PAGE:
5. Big Little Lies — The HBO miniseries based on the Liane Moriarty novel was a lot of things early on: A soap opera about privileged white women, a twisty whodunnit murder mystery, and a platform upon which Reese Witherspoon, Nicole Kidman, Laura Dern, and Alexander Skarsgård could deliver awards-worthy performances. But somewhere along the way, the murder mystery became tertiary, and the series grew into a powerful character-driven show about abuse and guilt and five women often at odds with each other, who bond and pull together over their shared experiences as women, as mothers, and as wives. The only downside to Big Little Lies was HBO’s decision to move ahead with a second season, threatening to taint an otherwise near perfect miniseries.
4. Patriot — I cannot emphasize enough how staggeringly great Patriot is (although Lord Castleton can). It’s a funny, suspenseful, incredibly tense spy thriller about all the things that can go wrong between Point A and B, no matter how straight a line there is between the two points. Michael Dorman, who is perfection here, plays an undercover, off-the-books CIA agent whose only task is to get a suitcase full of money from the United States to a guy overseas, and it’s remarkable how many ways that a single task can be upended, how many lives can be affected, and how many people are brought into its orbit. There have been a lot of shows that have attempted to be “next Breaking Bad,” but no show since has combined tension and great character work as well as Patriot.
3. The Handmaid’s Tale — Because the Hulu adaptation of Margaret Atwood’s novel was such a harrowing, bleak affair, part of me feels like I’m including it here out of obligation. But the other part of me knows how important The Handmaid’s Tale is, how applicable its themes are to modern times, how brilliant the writing and direction were, and how searing the performances of Elizabeth Moss, Yvonne Strahovski, Samira Wiley, and Alexis Bledel were. There weren’t very many moments in the first season of this show that I enjoyed, but its impact is lasting, and the way in which many of us see the world has been transformed. It’s a great show, and its placement should not be diminished because it didn’t give us
the happy feels.
2. Dear White People — Dear White People is frequently funny, it is well acted, it is insightful, and it is entertaining. But it’s also incredibly illuminating for the way it explores the social dynamics between Black People and White People, Woke People And People That Aren’t, Light-Skinned Black people and Dark Skinned Black people, and Black people who want to confront institutional racism from the outside and Black people who want to work within the system as best they can. It’s complicated as hell, and Dear White People challenges our prejudices at every turn, and illustrates maybe better than any show I have ever seen the complexities of race. It occasionally dabbles too heavily in romantic drama, but it almost always does so to illustrate a point. It’s a powerful show, but it’s also an immensely entertaining one. I genuinely loved this show, and I probably got more out of it than any other series this year.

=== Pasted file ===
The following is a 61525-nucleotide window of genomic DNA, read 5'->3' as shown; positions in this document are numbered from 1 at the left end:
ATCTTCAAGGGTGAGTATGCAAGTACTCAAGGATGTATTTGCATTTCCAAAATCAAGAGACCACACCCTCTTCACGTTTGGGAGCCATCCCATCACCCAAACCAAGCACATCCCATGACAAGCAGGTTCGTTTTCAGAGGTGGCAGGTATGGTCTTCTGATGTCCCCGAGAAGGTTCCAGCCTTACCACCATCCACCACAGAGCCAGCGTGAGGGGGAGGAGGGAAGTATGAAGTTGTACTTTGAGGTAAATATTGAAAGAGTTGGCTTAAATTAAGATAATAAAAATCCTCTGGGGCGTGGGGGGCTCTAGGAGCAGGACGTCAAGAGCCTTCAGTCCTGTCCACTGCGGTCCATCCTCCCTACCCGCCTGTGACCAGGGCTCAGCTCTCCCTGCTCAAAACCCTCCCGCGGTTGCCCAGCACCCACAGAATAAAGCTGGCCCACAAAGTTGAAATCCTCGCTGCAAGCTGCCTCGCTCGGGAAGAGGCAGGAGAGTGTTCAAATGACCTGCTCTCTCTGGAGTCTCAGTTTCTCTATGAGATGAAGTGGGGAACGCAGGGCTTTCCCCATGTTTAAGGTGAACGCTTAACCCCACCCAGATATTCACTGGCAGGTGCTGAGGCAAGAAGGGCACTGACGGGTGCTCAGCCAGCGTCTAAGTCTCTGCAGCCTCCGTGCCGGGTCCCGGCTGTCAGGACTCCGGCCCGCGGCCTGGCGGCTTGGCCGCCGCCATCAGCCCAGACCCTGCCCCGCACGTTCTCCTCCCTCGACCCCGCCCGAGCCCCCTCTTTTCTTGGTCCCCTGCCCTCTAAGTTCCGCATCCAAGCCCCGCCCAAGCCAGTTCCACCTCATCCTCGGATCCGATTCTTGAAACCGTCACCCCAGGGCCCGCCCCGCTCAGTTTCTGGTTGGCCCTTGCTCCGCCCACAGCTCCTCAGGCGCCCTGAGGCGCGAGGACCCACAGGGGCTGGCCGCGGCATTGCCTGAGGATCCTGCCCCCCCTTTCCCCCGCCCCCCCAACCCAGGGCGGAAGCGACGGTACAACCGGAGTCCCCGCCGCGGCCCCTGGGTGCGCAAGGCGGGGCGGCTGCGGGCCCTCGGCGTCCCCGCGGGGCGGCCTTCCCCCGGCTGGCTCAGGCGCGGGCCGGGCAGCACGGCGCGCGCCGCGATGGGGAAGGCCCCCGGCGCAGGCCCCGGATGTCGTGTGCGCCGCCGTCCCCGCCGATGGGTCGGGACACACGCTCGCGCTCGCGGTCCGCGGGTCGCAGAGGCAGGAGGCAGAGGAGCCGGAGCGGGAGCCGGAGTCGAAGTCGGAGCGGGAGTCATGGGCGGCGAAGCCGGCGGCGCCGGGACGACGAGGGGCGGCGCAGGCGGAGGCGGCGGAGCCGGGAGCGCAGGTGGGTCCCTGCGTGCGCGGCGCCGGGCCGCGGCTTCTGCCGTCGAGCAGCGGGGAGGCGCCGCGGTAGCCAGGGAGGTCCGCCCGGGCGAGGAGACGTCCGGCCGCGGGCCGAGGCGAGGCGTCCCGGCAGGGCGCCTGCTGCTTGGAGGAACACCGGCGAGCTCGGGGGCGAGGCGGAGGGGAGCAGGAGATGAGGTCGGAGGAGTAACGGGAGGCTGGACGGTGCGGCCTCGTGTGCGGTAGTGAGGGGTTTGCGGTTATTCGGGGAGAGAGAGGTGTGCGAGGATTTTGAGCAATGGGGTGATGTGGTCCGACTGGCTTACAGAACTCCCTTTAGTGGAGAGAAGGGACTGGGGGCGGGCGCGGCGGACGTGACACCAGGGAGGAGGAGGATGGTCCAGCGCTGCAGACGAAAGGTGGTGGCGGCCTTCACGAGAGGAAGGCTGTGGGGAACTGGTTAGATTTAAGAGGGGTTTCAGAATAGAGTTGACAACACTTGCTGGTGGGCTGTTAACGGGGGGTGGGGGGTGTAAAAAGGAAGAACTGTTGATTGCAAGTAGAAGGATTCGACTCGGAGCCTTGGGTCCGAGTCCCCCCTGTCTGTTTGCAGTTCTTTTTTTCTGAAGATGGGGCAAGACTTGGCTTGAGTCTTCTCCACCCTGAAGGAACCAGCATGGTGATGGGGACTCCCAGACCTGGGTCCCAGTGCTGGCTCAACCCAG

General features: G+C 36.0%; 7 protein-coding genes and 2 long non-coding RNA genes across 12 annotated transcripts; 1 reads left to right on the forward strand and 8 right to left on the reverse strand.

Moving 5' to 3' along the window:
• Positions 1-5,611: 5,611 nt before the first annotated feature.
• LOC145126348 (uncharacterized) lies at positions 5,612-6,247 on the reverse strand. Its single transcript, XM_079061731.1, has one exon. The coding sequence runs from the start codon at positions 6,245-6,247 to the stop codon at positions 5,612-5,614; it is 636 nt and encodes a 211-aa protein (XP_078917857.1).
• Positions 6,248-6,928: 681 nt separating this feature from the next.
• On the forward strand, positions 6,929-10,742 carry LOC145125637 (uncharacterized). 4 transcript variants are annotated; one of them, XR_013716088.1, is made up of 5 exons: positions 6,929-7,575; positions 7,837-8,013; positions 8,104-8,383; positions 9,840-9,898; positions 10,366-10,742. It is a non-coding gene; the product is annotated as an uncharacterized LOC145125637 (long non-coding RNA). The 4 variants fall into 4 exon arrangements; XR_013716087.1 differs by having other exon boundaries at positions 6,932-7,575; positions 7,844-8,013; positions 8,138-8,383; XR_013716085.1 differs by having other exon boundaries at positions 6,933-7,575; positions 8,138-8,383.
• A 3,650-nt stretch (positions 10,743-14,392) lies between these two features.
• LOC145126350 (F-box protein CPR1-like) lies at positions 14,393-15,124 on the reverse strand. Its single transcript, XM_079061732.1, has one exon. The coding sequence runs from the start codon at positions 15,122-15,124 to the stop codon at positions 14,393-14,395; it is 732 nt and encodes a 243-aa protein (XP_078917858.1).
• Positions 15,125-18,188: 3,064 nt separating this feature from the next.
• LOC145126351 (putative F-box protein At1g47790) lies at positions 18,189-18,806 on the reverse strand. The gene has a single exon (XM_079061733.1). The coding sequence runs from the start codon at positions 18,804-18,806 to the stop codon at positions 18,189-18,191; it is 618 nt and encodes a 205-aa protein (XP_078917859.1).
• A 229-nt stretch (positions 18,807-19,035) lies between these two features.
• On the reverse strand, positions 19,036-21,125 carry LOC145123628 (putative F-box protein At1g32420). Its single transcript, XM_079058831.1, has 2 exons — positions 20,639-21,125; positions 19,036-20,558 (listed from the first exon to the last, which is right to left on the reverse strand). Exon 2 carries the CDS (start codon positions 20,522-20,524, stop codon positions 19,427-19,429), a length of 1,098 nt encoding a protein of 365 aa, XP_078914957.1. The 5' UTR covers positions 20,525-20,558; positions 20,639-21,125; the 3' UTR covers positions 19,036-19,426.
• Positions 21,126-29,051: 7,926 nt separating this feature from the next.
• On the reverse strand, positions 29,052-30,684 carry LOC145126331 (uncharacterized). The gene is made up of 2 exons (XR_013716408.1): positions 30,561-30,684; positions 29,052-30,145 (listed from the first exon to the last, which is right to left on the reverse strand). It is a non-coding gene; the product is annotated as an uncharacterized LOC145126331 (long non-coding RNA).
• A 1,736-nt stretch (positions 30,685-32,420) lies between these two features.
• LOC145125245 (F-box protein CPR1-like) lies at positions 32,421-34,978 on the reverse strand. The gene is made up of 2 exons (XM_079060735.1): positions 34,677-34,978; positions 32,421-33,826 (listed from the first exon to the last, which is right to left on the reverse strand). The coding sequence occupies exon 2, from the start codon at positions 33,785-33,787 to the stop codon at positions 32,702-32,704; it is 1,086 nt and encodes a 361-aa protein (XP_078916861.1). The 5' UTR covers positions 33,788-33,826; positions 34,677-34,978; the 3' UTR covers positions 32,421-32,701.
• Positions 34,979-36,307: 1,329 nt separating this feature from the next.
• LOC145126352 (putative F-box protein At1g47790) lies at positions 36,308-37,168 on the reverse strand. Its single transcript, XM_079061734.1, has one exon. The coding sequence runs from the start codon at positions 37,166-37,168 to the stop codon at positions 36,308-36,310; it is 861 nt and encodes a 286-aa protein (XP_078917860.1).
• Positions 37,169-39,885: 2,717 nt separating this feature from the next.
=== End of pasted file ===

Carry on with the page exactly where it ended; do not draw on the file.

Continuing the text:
1. The Marvelous Mrs. Maisel — My favorite movie as a teenager was Pump Up the Volume, a 1990 Christian Slater film about a quiet high-school student who led a double-life as a rebellious talk radio host. I adored that movie, and I adored Hard-On Harry’s affinity for Lenny Bruce’s How to Talk Dirty and Influence People, a book I periodically browsed but didn’t really understand at the time. I get it now, and it’s the same rebellious spirit of that movie and of Lenny Bruce (who shows up periodically) that pervades The Marvelous Mrs. Maisel, which is strange considering that it’s about a wealthy, upper Eastside 1950’s housewife, who embarks on a career in stand-up comedy after her husband leaves her. Miriam Maisel (played with absolute perfection by Rachel Brosnahan) leads her own double life, as well. During the day, she’s a heartbroken housewife and mother navigating her life without a husband, but at night, she’s a fast-talking, foul-mouthed aspiring comedienne with a strong disdain for authority. It’s a period feminist comedy that also offers a peek into the stand-up scene in the 1950s. It’s also a delightful, supremely entertaining, near-flawless series that combines Amy Sherman Palladino’s wit and banter with magnificent period details and an outstanding cast.